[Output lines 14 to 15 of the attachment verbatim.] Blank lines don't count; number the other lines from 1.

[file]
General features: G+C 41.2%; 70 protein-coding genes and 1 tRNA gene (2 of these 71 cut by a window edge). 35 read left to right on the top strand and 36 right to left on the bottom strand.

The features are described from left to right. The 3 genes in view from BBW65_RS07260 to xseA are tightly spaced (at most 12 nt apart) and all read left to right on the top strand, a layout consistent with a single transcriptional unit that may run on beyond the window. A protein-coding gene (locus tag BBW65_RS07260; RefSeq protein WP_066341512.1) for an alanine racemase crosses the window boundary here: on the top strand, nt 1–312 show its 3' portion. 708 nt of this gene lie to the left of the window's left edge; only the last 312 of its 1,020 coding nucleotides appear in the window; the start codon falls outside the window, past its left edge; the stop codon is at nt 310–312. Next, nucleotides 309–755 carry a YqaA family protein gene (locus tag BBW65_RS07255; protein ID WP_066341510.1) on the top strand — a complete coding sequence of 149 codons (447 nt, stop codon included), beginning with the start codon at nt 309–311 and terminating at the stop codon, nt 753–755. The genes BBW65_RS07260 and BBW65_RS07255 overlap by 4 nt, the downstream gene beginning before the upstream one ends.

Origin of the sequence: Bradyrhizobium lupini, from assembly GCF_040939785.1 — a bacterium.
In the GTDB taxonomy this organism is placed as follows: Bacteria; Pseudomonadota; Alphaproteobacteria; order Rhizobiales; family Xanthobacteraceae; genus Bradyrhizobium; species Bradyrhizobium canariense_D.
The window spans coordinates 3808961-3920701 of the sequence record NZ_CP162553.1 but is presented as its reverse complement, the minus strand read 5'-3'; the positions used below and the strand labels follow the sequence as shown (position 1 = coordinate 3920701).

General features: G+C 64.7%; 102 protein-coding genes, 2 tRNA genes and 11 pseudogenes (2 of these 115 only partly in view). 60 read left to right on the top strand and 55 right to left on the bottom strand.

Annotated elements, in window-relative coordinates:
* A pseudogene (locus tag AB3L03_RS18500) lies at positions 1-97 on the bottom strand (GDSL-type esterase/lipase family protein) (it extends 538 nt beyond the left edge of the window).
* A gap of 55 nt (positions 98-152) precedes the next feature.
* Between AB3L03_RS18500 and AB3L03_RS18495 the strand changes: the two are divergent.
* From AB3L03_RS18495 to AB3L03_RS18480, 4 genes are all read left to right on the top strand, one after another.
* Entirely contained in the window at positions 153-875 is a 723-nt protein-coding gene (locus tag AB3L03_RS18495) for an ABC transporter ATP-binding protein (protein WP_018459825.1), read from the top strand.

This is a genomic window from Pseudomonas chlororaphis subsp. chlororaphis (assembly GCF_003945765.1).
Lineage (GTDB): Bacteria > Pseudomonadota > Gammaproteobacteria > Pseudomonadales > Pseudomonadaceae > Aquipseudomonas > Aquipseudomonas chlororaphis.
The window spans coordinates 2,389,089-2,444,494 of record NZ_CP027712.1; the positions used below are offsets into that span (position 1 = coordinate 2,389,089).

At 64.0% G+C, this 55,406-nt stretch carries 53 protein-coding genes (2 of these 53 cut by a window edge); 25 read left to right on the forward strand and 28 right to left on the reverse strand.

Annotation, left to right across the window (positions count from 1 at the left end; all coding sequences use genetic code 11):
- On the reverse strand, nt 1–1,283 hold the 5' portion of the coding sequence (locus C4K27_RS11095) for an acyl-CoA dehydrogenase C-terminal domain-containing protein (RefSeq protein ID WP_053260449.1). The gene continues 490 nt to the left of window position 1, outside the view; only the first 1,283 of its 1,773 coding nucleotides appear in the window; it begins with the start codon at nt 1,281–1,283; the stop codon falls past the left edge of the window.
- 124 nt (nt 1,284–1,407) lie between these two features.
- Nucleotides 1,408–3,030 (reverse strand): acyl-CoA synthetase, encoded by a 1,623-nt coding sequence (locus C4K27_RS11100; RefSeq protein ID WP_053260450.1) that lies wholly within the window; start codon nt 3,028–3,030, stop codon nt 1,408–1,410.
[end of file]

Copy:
Lineage (GTDB): Bacteria > Pseudomonadota > Gammaproteobacteria > Pseudomonadales > Pseudomonadaceae > Aquipseudomonas > Aquipseudomonas chlororaphis.
The window spans coordinates 2,389,089-2,444,494 of record NZ_CP027712.1; the positions used below are offsets into that span (position 1 = coordinate 2,389,089).